The universe is the body of God
One way to further understand panentheism in process theology is to say the universe is the body of God. For process theologians the universe is not the body of God in the sense that everything that happens in the universe is a result of divine agency, but rather in the sense that God feels the happenings of the universe much like we feel the happenings in our own bodies: that is, as inside us yet more than us.
How can this be understood? We can compare the universe to an embryo within a womb of a mother, with God as the mother and the universe as the developing embryo. With this in mind the analogy of embryo within a womb is apt in three ways.
God does not and cannot exercise one-sided power
First, the embryo has its own life, which means that things can happen in its unfolding that cannot be controlled by the mother. Similarly, say process theologians, things can and do happen in the universe, by virtue of the creativity of the universe itself, which cannot be controlled by God. This is how process theologians explain the tragedies of our world, both natural and humanly made. Cancer and murder, tsunamis and rapes, are not the product of divine agency, but the result of the power and creativity of the world itself. This creativity, already introduced in the core of this essay, is neither good nor evil in itself, but can unfold in many different ways, some tragic and some beautiful. God is an instance of this creativity, but not the only instance. All creatures in the world – including cancer cells and murderers – embody it, too.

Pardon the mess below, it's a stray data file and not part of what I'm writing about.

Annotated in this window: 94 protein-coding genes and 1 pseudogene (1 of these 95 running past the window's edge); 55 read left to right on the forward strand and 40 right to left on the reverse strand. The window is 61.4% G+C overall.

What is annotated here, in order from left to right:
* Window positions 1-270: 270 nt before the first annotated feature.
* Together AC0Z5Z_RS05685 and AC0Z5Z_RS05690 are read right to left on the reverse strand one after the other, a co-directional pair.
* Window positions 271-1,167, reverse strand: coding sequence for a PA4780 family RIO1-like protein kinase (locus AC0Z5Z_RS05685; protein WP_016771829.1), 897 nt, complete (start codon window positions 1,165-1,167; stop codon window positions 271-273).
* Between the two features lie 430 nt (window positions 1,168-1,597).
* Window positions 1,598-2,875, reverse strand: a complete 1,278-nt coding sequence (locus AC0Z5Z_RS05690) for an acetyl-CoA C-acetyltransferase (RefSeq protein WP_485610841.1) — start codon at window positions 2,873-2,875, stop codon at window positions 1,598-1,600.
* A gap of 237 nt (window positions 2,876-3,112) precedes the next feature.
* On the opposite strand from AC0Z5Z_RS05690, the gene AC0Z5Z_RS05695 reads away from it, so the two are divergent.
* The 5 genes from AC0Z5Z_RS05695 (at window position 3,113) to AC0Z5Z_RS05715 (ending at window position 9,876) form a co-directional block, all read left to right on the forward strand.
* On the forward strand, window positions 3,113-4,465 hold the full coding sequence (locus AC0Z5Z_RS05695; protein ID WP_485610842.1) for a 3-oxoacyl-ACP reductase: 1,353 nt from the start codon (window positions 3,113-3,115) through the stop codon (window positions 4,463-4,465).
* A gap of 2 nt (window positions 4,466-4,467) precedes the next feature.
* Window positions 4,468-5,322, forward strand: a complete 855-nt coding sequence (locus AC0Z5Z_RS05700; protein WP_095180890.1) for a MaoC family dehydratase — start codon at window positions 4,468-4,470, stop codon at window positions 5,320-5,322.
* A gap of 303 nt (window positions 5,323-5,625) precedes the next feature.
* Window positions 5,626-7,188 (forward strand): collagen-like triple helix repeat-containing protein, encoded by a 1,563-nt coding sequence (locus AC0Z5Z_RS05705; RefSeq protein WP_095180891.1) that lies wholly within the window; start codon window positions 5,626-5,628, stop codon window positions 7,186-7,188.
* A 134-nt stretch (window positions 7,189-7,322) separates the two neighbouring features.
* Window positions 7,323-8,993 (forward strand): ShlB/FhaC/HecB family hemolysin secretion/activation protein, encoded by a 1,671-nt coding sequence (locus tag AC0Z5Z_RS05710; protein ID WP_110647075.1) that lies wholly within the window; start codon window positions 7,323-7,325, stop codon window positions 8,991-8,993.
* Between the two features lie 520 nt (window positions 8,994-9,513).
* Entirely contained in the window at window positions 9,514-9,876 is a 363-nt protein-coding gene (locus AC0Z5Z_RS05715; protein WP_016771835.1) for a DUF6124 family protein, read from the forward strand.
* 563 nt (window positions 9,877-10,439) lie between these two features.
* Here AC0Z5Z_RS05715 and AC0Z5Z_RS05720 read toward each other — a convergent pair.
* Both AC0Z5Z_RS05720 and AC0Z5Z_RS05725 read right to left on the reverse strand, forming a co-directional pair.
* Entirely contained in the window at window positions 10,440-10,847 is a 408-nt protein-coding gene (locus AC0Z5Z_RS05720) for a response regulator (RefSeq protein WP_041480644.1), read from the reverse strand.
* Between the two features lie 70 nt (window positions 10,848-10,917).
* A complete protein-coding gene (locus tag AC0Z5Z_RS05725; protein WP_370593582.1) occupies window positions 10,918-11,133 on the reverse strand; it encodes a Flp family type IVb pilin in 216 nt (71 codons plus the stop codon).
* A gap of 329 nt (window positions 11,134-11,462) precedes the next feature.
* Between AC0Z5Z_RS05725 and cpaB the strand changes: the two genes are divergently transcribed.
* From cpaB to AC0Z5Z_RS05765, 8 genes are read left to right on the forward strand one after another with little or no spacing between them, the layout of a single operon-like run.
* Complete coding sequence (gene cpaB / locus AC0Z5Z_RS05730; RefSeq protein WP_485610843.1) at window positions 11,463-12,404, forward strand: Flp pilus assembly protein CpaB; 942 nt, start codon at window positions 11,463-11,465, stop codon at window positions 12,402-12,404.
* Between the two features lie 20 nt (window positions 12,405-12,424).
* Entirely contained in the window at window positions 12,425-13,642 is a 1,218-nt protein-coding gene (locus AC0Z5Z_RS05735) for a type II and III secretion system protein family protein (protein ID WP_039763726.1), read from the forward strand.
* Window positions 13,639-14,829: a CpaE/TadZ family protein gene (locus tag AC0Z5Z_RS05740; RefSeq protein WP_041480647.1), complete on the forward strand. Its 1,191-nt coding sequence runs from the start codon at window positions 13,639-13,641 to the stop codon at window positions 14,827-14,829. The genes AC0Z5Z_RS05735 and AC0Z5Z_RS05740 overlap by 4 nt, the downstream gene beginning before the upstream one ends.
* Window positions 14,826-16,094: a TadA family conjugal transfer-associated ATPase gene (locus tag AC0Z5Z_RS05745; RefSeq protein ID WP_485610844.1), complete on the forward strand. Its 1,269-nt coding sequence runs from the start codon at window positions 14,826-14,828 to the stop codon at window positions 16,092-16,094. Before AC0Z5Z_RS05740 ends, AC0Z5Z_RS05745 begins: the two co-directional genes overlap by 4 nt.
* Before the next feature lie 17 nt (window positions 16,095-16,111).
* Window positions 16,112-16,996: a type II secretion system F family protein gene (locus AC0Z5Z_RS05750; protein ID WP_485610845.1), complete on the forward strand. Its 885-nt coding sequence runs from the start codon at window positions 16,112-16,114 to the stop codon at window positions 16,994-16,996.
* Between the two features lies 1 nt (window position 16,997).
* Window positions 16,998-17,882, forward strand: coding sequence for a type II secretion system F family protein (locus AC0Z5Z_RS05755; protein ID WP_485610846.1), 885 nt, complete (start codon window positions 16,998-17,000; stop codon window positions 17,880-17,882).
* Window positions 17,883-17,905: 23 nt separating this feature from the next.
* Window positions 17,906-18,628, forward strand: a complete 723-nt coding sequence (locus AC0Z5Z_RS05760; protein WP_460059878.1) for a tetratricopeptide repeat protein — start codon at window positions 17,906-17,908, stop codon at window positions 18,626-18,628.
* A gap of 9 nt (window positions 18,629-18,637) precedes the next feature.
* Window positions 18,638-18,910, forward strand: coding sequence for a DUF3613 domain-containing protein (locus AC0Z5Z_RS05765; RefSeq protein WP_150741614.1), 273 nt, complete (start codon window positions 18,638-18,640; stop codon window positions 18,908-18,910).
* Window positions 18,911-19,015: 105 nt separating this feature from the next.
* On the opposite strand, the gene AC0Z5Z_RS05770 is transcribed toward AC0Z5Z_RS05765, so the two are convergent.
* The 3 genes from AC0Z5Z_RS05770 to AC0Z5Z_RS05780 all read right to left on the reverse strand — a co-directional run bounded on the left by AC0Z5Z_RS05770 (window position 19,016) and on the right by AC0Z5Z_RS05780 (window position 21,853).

God is the deep listening of the universe
Nevertheless, and second, what happens in the embryo is felt by the mother and is part of her. Similarly, say process theologians what happens to each entity in the universe – to every human being – is felt by God and affects God. This is how process theology begins to talk about prayers in which a person addresses God as a Thou and not an It. When humans address God, they often sense that their prayers are being received into a deeper listening as the prayer occurs, and that the listener who listens is affected by the prayer. Process theologians agree. God is the deep listening of the universe.
For many people, of course, the question is how God answers prayers. For process theologians God does not and cannot answer prayers by manipulating situations in a unilateral way; but the very act of praying can alter the situation of the one praying and also the ones prayed for, such that God is better able to act in their lives. It is important to emphasize, though, that petitionary prayer is but one kind of prayer, and also that prayer as understood in this way is one instance of the more general idea that all the experiences of all living beings – whether happy or sad, constructive or destructive – affect God and become part of God as they occur. No one suffers alone.
God is the spirit of creative transformation at work in the world
Third, the analogy of the universe within the womb of a Mother rightly suggests that God is active in the world in a non-coercive but perpetually influential way. In the case of a mother in pregnancy, this activity takes the form of amniotic fluid which nourishes the developing embryo and perhaps also the attitude of the mother. In the case of God, this activity takes the form of creative and energizing possibilities, which represent the way in which God is immanent in the universe, even as the universe is also immanent within God.